Troubled Transition: Social Democracy in East Central Europe
How social democrats, after the collapse of communism, face the task of constructing capitalism.
Written by Michael Dauderstädt, André Gerrits and György G MárkusFriedrich Ebert StiftungWiardi Beckman StichtingAlfred Mozer Stichting
With the on-set of regime change in East Central Europe, dozens of social-democratic groupings and parties (re)emerged. Historical parties were revived, former state parties were renamed, new movements entered the scene; all with a, more or less authentic, social-democratic label. The initial hope of a widely shared social-democratic alternative to a command economy and communist party dictatorship proved unrealistic and evaporated rapidly. The first free elections illustrated the attraction of nationalist and market liberal forces in Central Europe and the strength of re-named communist politicians in Eastern and Southern Europe.
In the meantime the picture has changed. After years of a turbulent transition process with painful economic change and sometimes inefficient and corrupt polities, many East Central European countries suffer from ailing economies and an increasingly frustrated populace. Within this context, social democracy, both as a concept and policy experience, got new chances. It adapted itself to the new circumstances and soon played a major role in various countries, based upon the paradoxical objective which it derived from the post-communist reality: to 'create' and to 'tame' capitalism at the same time.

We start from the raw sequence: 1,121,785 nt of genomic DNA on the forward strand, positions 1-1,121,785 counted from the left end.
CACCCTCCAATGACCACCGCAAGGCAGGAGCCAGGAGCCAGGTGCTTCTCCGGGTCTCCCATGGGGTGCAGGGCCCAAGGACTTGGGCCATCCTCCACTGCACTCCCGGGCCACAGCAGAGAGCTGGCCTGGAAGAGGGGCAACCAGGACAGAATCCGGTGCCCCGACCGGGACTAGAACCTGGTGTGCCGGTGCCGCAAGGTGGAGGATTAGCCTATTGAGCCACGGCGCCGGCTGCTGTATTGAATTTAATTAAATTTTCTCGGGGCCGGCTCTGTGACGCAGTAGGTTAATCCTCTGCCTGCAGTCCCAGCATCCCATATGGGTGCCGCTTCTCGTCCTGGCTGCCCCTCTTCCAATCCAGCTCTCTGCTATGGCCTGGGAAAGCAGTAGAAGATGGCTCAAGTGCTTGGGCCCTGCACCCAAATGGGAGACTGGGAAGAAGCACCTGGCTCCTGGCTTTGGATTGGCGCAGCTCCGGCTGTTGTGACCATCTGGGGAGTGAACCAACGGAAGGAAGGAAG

Troubled Transition attempts to explain why social democracy has a prominent position in some countries and is a quantité négligeable in others; why some communist parties convincingly transformed into social-democratic ones, while others have far more difficulties; why the Czech Social Democratic Party is the exception, being the only 'historical' social-democratic party playing a significant political role.
Troubled Transition is the first book-length analysis of social democracy in East Central Europe. It is, as László Kovács, the chairman of the Hungarian Socialist Party, writes in his preface: 'the first attempt to give an insight into the situation of the democratic left in East Central Europe'. The authors attempt to understand social democracy in East Central Europe by going back to its historical origins, and to trace the continuities of its dramatic history - from the inception of the movement in the final decades of the nineteenth century, its destruction by both authoritarianism and communism, to its resurrection in the turbulent years of post-communism.
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